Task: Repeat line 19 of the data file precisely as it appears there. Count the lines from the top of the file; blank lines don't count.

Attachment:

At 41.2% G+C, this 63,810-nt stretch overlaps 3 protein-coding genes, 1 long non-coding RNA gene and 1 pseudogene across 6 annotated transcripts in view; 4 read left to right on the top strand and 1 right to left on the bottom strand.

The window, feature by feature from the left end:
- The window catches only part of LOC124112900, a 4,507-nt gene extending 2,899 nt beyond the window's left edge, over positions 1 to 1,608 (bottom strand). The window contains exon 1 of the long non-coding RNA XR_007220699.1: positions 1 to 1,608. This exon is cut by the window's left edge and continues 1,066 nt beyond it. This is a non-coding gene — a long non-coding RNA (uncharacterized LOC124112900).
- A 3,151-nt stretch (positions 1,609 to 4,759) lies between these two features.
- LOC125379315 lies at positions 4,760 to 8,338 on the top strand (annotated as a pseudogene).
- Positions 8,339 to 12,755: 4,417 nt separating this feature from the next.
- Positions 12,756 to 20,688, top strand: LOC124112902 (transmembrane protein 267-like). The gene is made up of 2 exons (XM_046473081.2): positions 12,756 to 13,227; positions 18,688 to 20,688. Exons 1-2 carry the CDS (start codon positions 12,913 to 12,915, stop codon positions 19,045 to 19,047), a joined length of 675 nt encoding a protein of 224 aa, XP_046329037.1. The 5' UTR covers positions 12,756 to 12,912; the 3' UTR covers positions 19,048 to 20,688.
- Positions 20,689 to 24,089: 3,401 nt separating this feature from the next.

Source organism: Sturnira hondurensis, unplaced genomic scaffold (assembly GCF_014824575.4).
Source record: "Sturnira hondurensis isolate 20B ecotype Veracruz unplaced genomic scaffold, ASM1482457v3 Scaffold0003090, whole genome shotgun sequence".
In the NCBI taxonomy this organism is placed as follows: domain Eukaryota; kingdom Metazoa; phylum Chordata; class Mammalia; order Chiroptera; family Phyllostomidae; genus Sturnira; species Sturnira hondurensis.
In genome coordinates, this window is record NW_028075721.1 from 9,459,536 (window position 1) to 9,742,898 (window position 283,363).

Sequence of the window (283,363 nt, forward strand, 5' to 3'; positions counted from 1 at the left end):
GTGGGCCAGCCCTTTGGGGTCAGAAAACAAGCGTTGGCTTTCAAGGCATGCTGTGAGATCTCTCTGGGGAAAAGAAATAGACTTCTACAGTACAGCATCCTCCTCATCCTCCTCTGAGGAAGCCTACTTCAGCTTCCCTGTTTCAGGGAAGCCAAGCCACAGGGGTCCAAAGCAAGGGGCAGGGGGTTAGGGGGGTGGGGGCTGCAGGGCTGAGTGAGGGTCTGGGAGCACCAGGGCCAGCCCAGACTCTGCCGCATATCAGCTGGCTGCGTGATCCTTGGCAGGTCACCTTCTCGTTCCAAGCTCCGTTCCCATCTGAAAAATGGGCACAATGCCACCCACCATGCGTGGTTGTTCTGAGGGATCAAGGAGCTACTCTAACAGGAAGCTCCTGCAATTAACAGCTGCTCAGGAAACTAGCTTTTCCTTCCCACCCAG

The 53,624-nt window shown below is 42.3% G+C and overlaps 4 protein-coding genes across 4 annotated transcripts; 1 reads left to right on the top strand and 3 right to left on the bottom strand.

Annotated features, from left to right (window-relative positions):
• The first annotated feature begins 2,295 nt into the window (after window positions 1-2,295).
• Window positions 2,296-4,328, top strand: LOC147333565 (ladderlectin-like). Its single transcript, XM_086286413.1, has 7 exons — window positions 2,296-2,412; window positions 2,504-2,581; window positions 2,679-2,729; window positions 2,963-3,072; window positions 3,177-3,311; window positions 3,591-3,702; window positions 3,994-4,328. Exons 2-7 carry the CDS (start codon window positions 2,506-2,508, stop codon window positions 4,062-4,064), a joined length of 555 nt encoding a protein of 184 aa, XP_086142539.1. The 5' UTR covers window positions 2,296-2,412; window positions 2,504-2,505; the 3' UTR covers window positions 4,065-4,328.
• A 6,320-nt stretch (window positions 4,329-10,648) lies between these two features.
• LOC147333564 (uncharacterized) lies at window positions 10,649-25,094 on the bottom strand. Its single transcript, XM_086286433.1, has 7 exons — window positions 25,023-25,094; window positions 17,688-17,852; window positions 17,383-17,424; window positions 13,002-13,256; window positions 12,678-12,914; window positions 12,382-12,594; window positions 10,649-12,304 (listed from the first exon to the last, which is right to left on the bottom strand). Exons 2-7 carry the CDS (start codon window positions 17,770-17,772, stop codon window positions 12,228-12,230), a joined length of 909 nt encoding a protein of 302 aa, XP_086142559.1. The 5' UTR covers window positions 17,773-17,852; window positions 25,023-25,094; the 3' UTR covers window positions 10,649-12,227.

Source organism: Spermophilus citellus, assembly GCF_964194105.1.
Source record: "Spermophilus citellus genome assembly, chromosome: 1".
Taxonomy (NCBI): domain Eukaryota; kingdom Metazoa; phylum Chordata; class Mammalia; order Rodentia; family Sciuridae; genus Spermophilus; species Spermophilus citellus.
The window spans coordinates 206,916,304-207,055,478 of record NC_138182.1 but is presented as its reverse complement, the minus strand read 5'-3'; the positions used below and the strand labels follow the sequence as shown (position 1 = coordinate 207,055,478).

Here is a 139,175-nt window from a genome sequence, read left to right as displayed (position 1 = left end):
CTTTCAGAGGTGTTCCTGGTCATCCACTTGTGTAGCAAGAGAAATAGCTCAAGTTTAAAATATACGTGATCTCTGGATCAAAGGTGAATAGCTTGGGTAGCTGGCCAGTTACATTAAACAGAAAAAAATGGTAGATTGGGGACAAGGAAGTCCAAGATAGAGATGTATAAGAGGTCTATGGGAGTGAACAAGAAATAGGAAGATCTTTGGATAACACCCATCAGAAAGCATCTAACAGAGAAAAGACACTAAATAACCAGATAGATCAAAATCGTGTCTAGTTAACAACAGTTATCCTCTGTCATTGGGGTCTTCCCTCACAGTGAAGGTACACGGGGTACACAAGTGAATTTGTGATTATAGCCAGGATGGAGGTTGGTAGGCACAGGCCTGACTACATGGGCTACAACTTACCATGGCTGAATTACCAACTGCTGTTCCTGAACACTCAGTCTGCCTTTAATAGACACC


• A 6,320-nt stretch (window positions 4,329-10,648) lies between these two features.